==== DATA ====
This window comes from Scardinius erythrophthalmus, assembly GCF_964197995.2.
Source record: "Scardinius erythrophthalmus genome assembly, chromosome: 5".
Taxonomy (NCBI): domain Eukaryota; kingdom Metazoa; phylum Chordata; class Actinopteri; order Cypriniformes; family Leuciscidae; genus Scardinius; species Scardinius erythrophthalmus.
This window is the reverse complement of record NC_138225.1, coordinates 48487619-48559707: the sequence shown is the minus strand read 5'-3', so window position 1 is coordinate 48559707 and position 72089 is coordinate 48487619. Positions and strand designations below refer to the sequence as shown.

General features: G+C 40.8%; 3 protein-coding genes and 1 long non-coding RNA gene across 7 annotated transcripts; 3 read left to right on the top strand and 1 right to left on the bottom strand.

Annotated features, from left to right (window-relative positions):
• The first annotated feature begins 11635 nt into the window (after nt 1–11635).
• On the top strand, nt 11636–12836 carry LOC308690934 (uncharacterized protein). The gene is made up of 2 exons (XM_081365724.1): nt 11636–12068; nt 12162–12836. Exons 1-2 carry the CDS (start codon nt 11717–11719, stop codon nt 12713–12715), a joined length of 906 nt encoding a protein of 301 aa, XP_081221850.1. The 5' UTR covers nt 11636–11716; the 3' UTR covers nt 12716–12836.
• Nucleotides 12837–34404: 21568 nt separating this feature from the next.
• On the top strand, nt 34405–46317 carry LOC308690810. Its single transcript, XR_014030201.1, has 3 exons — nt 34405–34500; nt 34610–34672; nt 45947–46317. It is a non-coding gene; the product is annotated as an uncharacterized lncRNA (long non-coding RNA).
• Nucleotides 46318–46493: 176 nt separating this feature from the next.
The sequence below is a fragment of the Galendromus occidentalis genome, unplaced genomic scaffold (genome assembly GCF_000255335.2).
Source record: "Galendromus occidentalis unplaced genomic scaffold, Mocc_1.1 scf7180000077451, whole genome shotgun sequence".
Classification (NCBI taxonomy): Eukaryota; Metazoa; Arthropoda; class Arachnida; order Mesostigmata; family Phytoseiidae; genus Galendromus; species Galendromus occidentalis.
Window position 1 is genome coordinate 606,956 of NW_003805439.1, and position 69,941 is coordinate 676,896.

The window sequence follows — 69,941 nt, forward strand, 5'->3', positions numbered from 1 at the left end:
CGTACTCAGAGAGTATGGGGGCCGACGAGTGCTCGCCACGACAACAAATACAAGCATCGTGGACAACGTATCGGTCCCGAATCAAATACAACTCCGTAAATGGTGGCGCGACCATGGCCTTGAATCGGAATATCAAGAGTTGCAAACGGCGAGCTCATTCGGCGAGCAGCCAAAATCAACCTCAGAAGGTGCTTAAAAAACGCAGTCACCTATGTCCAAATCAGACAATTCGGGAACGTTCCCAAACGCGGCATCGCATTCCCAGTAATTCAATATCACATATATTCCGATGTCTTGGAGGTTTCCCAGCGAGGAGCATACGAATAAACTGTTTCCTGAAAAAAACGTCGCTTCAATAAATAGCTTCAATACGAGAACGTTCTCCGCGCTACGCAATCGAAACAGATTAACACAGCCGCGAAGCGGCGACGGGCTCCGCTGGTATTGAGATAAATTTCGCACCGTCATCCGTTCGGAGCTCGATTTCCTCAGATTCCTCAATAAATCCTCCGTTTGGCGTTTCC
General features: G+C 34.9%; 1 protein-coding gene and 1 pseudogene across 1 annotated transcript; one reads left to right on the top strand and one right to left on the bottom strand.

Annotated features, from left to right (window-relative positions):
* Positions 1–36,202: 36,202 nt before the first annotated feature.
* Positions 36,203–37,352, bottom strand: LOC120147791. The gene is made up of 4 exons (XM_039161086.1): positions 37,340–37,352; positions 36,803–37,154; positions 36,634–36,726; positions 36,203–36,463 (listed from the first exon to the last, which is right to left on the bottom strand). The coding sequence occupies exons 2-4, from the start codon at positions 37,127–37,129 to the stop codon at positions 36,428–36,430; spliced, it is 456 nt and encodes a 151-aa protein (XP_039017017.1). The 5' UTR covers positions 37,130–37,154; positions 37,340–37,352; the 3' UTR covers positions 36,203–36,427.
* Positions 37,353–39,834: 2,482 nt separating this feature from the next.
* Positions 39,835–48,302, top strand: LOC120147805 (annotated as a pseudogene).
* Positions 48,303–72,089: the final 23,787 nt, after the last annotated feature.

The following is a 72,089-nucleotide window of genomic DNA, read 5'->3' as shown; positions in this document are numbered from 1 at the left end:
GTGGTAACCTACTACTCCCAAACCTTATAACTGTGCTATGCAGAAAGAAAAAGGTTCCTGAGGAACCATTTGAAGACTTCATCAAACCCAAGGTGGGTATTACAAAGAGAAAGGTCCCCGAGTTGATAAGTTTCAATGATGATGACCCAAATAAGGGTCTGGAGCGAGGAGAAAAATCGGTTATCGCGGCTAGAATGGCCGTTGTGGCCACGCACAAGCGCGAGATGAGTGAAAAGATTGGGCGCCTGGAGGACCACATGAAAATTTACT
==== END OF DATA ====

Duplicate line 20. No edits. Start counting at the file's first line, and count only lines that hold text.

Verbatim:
* Positions 1–36,202: 36,202 nt before the first annotated feature.